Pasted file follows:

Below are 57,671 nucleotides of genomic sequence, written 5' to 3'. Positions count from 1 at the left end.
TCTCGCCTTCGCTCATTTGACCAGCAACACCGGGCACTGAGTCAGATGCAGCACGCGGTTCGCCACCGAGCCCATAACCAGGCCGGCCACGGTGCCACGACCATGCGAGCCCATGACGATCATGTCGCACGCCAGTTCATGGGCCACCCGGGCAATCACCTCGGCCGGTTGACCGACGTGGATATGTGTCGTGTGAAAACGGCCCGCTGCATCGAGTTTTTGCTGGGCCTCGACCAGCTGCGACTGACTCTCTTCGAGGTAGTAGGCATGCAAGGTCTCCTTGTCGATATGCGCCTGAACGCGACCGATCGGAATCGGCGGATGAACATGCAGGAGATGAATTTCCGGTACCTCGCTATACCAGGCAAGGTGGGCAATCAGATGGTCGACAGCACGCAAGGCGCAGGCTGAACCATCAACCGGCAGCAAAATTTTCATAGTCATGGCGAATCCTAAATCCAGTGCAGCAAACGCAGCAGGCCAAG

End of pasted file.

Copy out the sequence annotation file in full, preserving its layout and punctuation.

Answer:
Below are 57,671 nucleotides of genomic sequence, written 5' to 3'. Positions count from 1 at the left end.
TCTCGCCTTCGCTCATTTGACCAGCAACACCGGGCACTGAGTCAGATGCAGCACGCGGTTCGCCACCGAGCCCATAACCAGGCCGGCCACGGTGCCACGACCATGCGAGCCCATGACGATCATGTCGCACGCCAGTTCATGGGCCACCCGGGCAATCACCTCGGCCGGTTGACCGACGTGGATATGTGTCGTGTGAAAACGGCCCGCTGCATCGAGTTTTTGCTGGGCCTCGACCAGCTGCGACTGACTCTCTTCGAGGTAGTAGGCATGCAAGGTCTCCTTGTCGATATGCGCCTGAACGCGACCGATCGGAATCGGCGGATGAACATGCAGGAGATGAATTTCCGGTACCTCGCTATACCAGGCAAGGTGGGCAATCAGATGGTCGACAGCACGCAAGGCGCAGGCTGAACCATCAACCGGCAGCAAAATTTTCATAGTCATGGCGAATCCTAAATCCAGTGCAGCAAACGCAGCAGGCCAAG